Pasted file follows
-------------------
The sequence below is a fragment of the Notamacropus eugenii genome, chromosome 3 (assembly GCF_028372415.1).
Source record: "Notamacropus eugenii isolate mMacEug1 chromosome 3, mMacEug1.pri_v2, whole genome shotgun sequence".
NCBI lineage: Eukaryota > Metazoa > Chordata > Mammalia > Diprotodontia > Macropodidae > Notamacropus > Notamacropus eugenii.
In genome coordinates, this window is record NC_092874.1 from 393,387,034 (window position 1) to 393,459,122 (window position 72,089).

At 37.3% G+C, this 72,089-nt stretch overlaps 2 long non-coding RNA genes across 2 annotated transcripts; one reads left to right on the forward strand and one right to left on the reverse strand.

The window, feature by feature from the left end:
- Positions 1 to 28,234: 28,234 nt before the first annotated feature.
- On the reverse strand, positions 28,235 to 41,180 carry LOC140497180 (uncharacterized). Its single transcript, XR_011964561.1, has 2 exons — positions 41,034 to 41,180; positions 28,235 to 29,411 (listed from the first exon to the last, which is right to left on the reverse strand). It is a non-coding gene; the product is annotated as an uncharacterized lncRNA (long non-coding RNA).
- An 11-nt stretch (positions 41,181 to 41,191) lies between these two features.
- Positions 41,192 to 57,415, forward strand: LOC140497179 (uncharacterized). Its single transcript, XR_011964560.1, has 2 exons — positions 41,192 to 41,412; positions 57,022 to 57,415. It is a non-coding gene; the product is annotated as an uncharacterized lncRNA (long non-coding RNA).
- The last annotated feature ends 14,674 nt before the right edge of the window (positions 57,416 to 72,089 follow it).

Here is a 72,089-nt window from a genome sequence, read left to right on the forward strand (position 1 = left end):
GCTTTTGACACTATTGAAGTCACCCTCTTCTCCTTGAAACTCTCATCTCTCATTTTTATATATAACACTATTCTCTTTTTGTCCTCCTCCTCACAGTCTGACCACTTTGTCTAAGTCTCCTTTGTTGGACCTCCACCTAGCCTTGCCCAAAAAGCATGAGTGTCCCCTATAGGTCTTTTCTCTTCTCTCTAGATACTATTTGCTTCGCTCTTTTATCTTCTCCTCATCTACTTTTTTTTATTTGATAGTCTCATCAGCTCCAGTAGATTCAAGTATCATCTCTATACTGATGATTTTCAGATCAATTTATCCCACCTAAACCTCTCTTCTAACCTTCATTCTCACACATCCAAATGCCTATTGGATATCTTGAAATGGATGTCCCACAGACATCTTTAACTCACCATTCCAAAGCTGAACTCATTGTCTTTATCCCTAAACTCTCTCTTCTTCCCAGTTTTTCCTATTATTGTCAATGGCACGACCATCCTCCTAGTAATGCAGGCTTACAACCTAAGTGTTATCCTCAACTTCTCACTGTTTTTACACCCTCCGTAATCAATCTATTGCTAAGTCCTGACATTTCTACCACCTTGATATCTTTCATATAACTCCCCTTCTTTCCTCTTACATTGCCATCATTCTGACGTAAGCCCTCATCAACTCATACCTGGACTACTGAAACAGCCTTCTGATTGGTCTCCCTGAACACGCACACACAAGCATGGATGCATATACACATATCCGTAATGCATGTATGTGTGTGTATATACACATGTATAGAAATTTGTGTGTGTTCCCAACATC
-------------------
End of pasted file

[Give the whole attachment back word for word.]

The sequence below is a fragment of the Notamacropus eugenii genome, chromosome 3 (assembly GCF_028372415.1).
Source record: "Notamacropus eugenii isolate mMacEug1 chromosome 3, mMacEug1.pri_v2, whole genome shotgun sequence".
NCBI lineage: Eukaryota > Metazoa > Chordata > Mammalia > Diprotodontia > Macropodidae > Notamacropus > Notamacropus eugenii.
In genome coordinates, this window is record NC_092874.1 from 393,387,034 (window position 1) to 393,459,122 (window position 72,089).

At 37.3% G+C, this 72,089-nt stretch overlaps 2 long non-coding RNA genes across 2 annotated transcripts; one reads left to right on the forward strand and one right to left on the reverse strand.

The window, feature by feature from the left end:
- Positions 1 to 28,234: 28,234 nt before the first annotated feature.
- On the reverse strand, positions 28,235 to 41,180 carry LOC140497180 (uncharacterized). Its single transcript, XR_011964561.1, has 2 exons — positions 41,034 to 41,180; positions 28,235 to 29,411 (listed from the first exon to the last, which is right to left on the reverse strand). It is a non-coding gene; the product is annotated as an uncharacterized lncRNA (long non-coding RNA).
- An 11-nt stretch (positions 41,181 to 41,191) lies between these two features.
- Positions 41,192 to 57,415, forward strand: LOC140497179 (uncharacterized). Its single transcript, XR_011964560.1, has 2 exons — positions 41,192 to 41,412; positions 57,022 to 57,415. It is a non-coding gene; the product is annotated as an uncharacterized lncRNA (long non-coding RNA).
- The last annotated feature ends 14,674 nt before the right edge of the window (positions 57,416 to 72,089 follow it).

Here is a 72,089-nt window from a genome sequence, read left to right on the forward strand (position 1 = left end):
GCTTTTGACACTATTGAAGTCACCCTCTTCTCCTTGAAACTCTCATCTCTCATTTTTATATATAACACTATTCTCTTTTTGTCCTCCTCCTCACAGTCTGACCACTTTGTCTAAGTCTCCTTTGTTGGACCTCCACCTAGCCTTGCCCAAAAAGCATGAGTGTCCCCTATAGGTCTTTTCTCTTCTCTCTAGATACTATTTGCTTCGCTCTTTTATCTTCTCCTCATCTACTTTTTTTTATTTGATAGTCTCATCAGCTCCAGTAGATTCAAGTATCATCTCTATACTGATGATTTTCAGATCAATTTATCCCACCTAAACCTCTCTTCTAACCTTCATTCTCACACATCCAAATGCCTATTGGATATCTTGAAATGGATGTCCCACAGACATCTTTAACTCACCATTCCAAAGCTGAACTCATTGTCTTTATCCCTAAACTCTCTCTTCTTCCCAGTTTTTCCTATTATTGTCAATGGCACGACCATCCTCCTAGTAATGCAGGCTTACAACCTAAGTGTTATCCTCAACTTCTCACTGTTTTTACACCCTCCGTAATCAATCTATTGCTAAGTCCTGACATTTCTACCACCTTGATATCTTTCATATAACTCCCCTTCTTTCCTCTTACATTGCCATCATTCTGACGTAAGCCCTCATCAACTCATACCTGGACTACTGAAACAGCCTTCTGATTGGTCTCCCTGAACACGCACACACAAGCATGGATGCATATACACATATCCGTAATGCATGTATGTGTGTGTATATACACATGTATAGAAATTTGTGTGTGTTCCCAACATC